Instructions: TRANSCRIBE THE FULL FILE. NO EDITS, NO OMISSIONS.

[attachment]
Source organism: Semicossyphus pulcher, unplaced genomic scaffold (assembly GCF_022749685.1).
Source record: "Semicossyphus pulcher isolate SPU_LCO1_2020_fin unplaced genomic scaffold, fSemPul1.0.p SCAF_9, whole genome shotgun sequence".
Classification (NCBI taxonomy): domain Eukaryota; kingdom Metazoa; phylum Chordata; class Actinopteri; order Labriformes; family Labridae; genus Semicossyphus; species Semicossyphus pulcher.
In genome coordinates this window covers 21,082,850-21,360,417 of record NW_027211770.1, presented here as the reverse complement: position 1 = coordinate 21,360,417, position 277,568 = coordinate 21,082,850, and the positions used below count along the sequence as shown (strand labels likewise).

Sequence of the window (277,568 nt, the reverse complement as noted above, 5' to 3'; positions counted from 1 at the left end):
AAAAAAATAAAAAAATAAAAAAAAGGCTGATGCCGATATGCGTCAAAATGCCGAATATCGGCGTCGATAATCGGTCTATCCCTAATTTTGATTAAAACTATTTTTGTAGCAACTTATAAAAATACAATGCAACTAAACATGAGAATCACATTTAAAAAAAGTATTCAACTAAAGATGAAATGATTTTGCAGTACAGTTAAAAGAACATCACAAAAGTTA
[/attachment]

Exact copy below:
Source organism: Semicossyphus pulcher, unplaced genomic scaffold (assembly GCF_022749685.1).
Source record: "Semicossyphus pulcher isolate SPU_LCO1_2020_fin unplaced genomic scaffold, fSemPul1.0.p SCAF_9, whole genome shotgun sequence".
Classification (NCBI taxonomy): domain Eukaryota; kingdom Metazoa; phylum Chordata; class Actinopteri; order Labriformes; family Labridae; genus Semicossyphus; species Semicossyphus pulcher.
In genome coordinates this window covers 21,082,850-21,360,417 of record NW_027211770.1, presented here as the reverse complement: position 1 = coordinate 21,360,417, position 277,568 = coordinate 21,082,850, and the positions used below count along the sequence as shown (strand labels likewise).

Sequence of the window (277,568 nt, the reverse complement as noted above, 5' to 3'; positions counted from 1 at the left end):
AAAAAAATAAAAAAATAAAAAAAAGGCTGATGCCGATATGCGTCAAAATGCCGAATATCGGCGTCGATAATCGGTCTATCCCTAATTTTGATTAAAACTATTTTTGTAGCAACTTATAAAAATACAATGCAACTAAACATGAGAATCACATTTAAAAAAAGTATTCAACTAAAGATGAAATGATTTTGCAGTACAGTTAAAAGAACATCACAAAAGTTA